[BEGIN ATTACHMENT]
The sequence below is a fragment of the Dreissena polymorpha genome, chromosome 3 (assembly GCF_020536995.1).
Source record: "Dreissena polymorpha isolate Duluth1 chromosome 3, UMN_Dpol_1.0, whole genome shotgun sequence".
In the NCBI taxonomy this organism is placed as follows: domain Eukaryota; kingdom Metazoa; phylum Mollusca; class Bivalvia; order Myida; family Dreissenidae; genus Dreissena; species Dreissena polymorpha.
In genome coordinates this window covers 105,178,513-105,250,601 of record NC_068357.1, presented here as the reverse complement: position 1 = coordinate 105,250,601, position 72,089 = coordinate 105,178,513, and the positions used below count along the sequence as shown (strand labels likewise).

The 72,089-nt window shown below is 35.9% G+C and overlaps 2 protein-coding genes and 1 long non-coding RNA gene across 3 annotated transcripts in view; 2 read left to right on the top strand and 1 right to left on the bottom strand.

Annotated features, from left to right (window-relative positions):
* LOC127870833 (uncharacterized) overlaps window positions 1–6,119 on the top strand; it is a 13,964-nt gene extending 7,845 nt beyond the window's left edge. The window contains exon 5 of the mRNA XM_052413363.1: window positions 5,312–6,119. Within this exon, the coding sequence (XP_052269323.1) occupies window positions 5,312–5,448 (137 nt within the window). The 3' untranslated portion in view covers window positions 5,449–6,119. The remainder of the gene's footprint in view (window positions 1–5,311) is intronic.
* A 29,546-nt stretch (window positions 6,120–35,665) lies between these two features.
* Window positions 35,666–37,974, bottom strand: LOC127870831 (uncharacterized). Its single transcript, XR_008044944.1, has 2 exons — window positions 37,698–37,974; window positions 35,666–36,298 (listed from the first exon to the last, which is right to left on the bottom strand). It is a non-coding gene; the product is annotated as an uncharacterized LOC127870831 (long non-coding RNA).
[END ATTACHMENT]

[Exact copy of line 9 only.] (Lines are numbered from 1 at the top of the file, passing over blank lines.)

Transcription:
* Window positions 35,666–37,974, bottom strand: LOC127870831 (uncharacterized). Its single transcript, XR_008044944.1, has 2 exons — window positions 37,698–37,974; window positions 35,666–36,298 (listed from the first exon to the last, which is right to left on the bottom strand). It is a non-coding gene; the product is annotated as an uncharacterized LOC127870831 (long non-coding RNA).